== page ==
The Cardinal’s Column
Francis Cardinal George, O.M.I.
December 16Welcoming the Prince of Peace
Glory to God in the highest, and on earth peace …” The Gospel according to St. Luke puts these lyrics into the angels’ song at Jesus’ birth, and we repeat them in the Gloria at Christmas and at most Sunday Masses. The prophet Isaiah said that the Messiah would usher in a Kingdom of Peace, and Christians believe that peace is a sign of Christ’s presence.
December 2To young Catholics on the Feast of Christ the King
Sometimes while talking to young people who are Catholic I hear someone say, “I’m not sure what it means to be Catholic.”
November 18Martyrs of today
A visitor this past week came from Italy. Don Angelo Romano, the priest who is responsible for the church of St. Bartholomew on the Tiber Island, was passing through Chicago after giving a talk at a conference at the University of Notre Dame. The conference was entitled “Seed of the Church: telling the story of today’s Christian martyrs.”
November 4Witnesses to the faith in the Year of Faith
In recent weeks, Pope Benedict XVI has proclaimed as doctors of the church two saints noted not only for their holiness but also for their learning. One of these is St. Hildegard of Bingen, in what is now Germany. She lived from 1098, the year after the calling of the First Crusade to free the Holy Land from Muslim control, to 1179. Her teaching and writings have become better known in recent years, largely because the breadth of her learning reached to music and medicine, and her vision of the faith in daily life and in the political currents of her time make her a model of the discerning spirit that bears witness to the action of the Holy Spirit. An article about her by Avis Clendenen of Saint Xavier University will appear in the next issue of the Catholic New World.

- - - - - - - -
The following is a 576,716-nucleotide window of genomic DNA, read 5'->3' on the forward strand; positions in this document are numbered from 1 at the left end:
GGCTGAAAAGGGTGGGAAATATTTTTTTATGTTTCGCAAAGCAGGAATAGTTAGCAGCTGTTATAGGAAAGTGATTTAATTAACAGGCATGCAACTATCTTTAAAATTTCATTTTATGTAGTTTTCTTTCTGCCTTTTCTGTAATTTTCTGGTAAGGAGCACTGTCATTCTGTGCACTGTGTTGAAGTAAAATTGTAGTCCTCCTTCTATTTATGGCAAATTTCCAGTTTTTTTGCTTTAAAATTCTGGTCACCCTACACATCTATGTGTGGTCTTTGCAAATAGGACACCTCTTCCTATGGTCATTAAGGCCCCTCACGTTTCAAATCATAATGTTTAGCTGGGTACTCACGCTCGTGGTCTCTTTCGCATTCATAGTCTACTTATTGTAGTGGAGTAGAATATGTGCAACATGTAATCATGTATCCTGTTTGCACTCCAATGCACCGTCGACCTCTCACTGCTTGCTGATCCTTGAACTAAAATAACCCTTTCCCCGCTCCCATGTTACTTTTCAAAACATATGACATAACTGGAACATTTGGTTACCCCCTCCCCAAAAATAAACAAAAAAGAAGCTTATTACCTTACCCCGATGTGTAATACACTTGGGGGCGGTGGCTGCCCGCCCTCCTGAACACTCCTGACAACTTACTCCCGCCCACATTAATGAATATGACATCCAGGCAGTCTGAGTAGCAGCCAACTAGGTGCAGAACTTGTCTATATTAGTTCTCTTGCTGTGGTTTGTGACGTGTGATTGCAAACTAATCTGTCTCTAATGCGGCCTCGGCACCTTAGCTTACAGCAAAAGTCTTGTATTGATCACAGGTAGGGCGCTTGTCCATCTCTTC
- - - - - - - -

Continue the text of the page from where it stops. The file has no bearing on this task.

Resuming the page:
October 21The wrong side of history
October is the month of the Most Holy Rosary, a devotion associated in modern times with the apparitions of the Blessed Virgin Mary at Fatima in 1917, during the First World War. Mary asked for prayer and penance, which she always requests in these private revelations that echo the public revelation in the Gospel: “Repent, the kingdom of God is at hand.”
October 7The October 2012 Synod on the New Evangelization